Dealing with Inflation

As most of us are well aware, trips to the grocery store and the gas pump are emptying our pockets and draining our bank accounts more than ever before…


People talk about “inflation” all the time, but what does that really mean?  In plain terms, inflation simply refers to the increase in prices over time.  The inflation rate is a measure of how quickly those prices go up.  When the inflation rate is high, consumers lose purchasing power, meaning your dollar won’t go as far tomorrow as it did today.  The current annual inflation rate for the United States is 8.6%, up from 7% in 2021 – the largest annual increase since December 1981.  It averaged 3.27% from 1914 to 2022, reaching an all-time high of 23.7% in June 1920, and a record low of -15.8% in June 1921.


Inflation can have a serious impact on everyday expenses.  Energy prices have risen 34.6% and food costs are up 10.1%, but most of us likely have not seen wage increases to keep up with those rising costs.  So how can we manage our own financial situations to minimize those effects?  Here are four tips:


1. Consider (strategically) downsizing


Do you own any assets that may be worth more now because of inflation?  If so, now could be a good time to get rid of them.  Some items to consider could be used vehicles, furniture, equipment, and recreational goods such as toys and games, since these items have all seen major prices increases due to inflation.


2. Reduce or delay certain purchases


Many items, including everyday essential expenses, have seen drastic price increases.  Here are some examples that you may want to consider reducing or eliminating:

  • Gasoline
  • Cars
  • Clothing
  • Restaurants
  • Hotels
  • Toys/games
  • Furniture/home goods
  • Travel
  • Entertainment


3. Keep investing in your future


When money feels tight, it’s normal (and easy) to focus only on immediate needs and lose sight of longer-term goals.  You may be tempted to stop saving for retirement.  Even during difficult times, keep in mind that continuing to contribute to retirement and other long-term investments can be one of the best ways to fight the effects of inflation because it helps your money increase in value.


4. Review your budget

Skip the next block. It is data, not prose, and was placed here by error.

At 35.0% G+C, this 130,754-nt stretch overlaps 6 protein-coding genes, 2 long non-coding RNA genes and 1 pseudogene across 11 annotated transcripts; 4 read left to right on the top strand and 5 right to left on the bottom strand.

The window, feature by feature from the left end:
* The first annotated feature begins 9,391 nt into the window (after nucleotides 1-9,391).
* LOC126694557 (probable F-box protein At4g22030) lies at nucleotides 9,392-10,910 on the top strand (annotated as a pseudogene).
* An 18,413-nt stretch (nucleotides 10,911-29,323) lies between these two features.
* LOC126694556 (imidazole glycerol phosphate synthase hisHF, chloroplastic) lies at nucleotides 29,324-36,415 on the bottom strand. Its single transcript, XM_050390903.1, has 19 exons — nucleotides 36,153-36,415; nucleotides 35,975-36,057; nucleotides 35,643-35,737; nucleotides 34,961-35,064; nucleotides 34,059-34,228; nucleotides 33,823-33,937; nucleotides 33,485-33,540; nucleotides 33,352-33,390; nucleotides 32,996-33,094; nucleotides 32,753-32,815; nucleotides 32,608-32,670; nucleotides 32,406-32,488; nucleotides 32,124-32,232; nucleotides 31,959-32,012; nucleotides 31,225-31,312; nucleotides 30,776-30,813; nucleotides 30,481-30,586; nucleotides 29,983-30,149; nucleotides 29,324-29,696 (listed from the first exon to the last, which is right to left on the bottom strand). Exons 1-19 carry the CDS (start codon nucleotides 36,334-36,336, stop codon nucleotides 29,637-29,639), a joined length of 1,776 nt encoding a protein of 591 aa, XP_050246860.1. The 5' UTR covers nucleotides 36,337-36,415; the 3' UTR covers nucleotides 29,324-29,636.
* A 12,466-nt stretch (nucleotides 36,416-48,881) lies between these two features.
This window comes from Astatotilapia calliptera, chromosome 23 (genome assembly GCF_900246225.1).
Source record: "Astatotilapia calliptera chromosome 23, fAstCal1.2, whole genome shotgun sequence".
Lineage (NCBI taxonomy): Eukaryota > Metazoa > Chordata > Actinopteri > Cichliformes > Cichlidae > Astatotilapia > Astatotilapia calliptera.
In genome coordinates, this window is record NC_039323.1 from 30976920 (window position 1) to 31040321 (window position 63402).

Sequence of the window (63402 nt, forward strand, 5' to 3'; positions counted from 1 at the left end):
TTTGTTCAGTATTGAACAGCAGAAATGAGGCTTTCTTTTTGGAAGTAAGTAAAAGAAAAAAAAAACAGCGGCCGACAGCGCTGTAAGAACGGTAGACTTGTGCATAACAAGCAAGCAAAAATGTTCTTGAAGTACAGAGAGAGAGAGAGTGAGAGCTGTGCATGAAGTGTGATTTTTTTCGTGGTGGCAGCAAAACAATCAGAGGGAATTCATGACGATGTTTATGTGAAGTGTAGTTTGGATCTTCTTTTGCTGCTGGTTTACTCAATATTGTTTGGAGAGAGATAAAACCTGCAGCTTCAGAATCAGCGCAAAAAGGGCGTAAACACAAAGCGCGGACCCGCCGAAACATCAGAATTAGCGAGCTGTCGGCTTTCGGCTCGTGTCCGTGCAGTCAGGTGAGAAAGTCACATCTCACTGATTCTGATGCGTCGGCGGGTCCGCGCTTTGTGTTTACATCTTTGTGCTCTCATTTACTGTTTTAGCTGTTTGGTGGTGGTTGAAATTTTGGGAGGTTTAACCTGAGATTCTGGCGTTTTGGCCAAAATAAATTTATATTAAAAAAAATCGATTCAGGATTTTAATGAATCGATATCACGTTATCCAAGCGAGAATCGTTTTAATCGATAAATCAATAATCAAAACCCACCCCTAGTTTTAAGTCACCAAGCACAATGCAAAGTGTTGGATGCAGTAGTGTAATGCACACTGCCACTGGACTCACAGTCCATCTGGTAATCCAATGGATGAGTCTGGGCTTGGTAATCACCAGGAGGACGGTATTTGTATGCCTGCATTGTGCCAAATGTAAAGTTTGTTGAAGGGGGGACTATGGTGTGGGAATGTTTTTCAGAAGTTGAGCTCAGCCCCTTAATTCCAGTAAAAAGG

Any time prices go up, it’s important to revisit your budget – which can be as simple as making a list with all of your monthly income sources and current monthly expenses.  Budgeting may feel like it’s all about decreasing expenses, but it can also be a good opportunity to revisit your income and consider ways to bring in more money or resources.


Some questions to ask yourself about your expenses:

  • What can I reduce or eliminate?
  • Is there something I can put on hold, even if it’s just for a few months?
  • Am I being charged for services I don’t even use?
  • Can I negotiate or shop around for a lower price on expensive items?  Or perhaps consider secondhand?
  • Am I eligible for any discounts based on my individual situation (income-based, military/veteran, senior citizen, etc.)?


Some questions to ask yourself about your income:

  • Is there a way I can temporarily (or permanently) bring in more money?
  • Am I eligible for a pay raise or a promotion?
  • Do I have a product or service I could sell?
  • Am I eligible for any government benefits or other assistance?
  • Can another member of my household earn money or qualify for financial assistance?


If creating a budget to fight the effects of inflation seems impossible, you’re not alone!  Only about 1/3 of US adults say they have a plan for how they’ll spend each paycheck.  Instead of avoiding the task, why not get help from a professional?


Call CCCS of Buffalo, your Money Mentors, at (716) 712-2060 today to schedule an appointment to speak with one of our knowledgeable certified financial counselors!

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